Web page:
Shrinking Ice Cap on Mt. Kilimanjaro Hinders Tourism

Tanzania: Mountain Kilimanjaro’s shrinking ice cap in Tanzania has significantly hindered the tourism industry giving a downfall of income generation.

Giving full image, Kilimanjaro Mountain is a symbol of good fortune, as it has not only nurtured life in the region but also a developed tourism industry both local and international.

Footage:Kilimanjaro Shrinking Ice Cap Hinders Tourism in Tanzania.

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However, with the glaciers in the Antarctic and Arctic, the ice cap on Mount Kilimanjaro has notably shrunk due to climate change, and recent scientific studies identify that the ice cap will be completely gone by the year 2050. It means the 1,400-year-old Glaciers on the mountain will disappear in less than three decades.

“The top one (image) was taken in 1920, hundred years ago. And you can relate that the ice cap was very extensive at that time. But then in the 1940s. Exactly, yes, and then here, in 1996. So we were looking at another angle towards the end of the last century. Still, quite a lot of ice, because the ice that you are looking at, is not snow, not fresh snow, this is pure ice, and here then you see just how many years after,” said Desmond Brice-Bennett, owner of the hotel.

Photo/Courtesy:the shrinking ice on mountain Kilimanjaro.

The local tour guide- Simon Mtuy who has climbed the Kilimanjaro mountain a hundred times, is also not optimistic about the future of the glaciers, stressing the ice cap has declined remarkably.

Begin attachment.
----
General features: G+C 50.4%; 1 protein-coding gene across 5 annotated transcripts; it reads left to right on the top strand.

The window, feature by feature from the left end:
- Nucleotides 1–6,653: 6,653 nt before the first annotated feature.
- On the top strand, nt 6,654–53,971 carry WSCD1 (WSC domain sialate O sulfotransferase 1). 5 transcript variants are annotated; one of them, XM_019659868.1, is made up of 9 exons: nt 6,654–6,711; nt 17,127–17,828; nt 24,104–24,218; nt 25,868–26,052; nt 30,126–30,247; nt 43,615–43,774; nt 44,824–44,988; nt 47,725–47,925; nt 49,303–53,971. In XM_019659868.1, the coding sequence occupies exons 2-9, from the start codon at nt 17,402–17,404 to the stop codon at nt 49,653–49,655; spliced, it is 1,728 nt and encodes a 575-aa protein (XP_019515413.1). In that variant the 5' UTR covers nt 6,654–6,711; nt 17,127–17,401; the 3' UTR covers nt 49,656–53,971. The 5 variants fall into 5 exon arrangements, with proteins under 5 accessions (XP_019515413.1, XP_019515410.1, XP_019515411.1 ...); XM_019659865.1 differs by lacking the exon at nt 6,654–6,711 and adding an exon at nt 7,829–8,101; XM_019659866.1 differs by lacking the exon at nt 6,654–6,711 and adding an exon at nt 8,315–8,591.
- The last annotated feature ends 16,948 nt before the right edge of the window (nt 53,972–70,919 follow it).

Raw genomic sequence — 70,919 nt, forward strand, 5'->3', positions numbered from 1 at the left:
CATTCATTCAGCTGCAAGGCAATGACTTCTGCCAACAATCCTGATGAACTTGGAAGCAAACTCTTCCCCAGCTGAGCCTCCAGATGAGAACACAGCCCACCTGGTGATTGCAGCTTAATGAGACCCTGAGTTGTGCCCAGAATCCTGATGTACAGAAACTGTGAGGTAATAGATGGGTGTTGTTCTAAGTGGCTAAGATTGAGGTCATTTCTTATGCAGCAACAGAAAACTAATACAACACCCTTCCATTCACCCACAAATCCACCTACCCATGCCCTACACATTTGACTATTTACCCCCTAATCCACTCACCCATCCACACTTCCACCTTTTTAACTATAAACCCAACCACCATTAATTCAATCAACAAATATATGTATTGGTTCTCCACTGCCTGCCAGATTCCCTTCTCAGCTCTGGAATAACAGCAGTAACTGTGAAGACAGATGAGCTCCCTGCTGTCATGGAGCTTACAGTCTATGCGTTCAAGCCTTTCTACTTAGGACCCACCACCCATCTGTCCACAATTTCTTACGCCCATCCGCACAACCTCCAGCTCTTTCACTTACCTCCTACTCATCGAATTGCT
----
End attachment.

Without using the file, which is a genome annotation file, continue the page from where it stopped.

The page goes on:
“The change is typically different I have seen more changes on the mountain. On my first encounter on Mt. Kilimanjaro, the glaciers were totally big, the ice was visible, and the waters were flowing through the rivers and right now I am seeing less of the glaciers,” Simon Mtuy said in a statement.

Photo/Courtesy: A view point of Mt. Kilimanjaro.

On the other hand, the Kilimanjaro summit was first measured in 1912. So far, the Glaciers on the summit have shrunken 82% compared to 1912 figures. The measurements also showcased that the height of the ice sheet on the summit has dropped by more than seventeen (17) meters since 1962.

The Director-general of the Kilimanjaro National Park- Imani Kikoti noted that the precipitation has been insufficient over the last few years, which has also contributed to the shrinking activities.

Figuring out, Mt. Kilimanjaro was the first time summited in 1889 summited. Since then, more mountaineering enthusiasts have been attracted by the charm of the equatorial snow-capped peaks.

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Before the pandemic (Covid-19), the Kilimanjaro National Park received more than fifty thousand (50,000) tourists per year. With the booming of mountaineering activities, the local tourism sector also benefited, creating a large number of employment opportunities through the creation of jobs such as mountain guides and porters.

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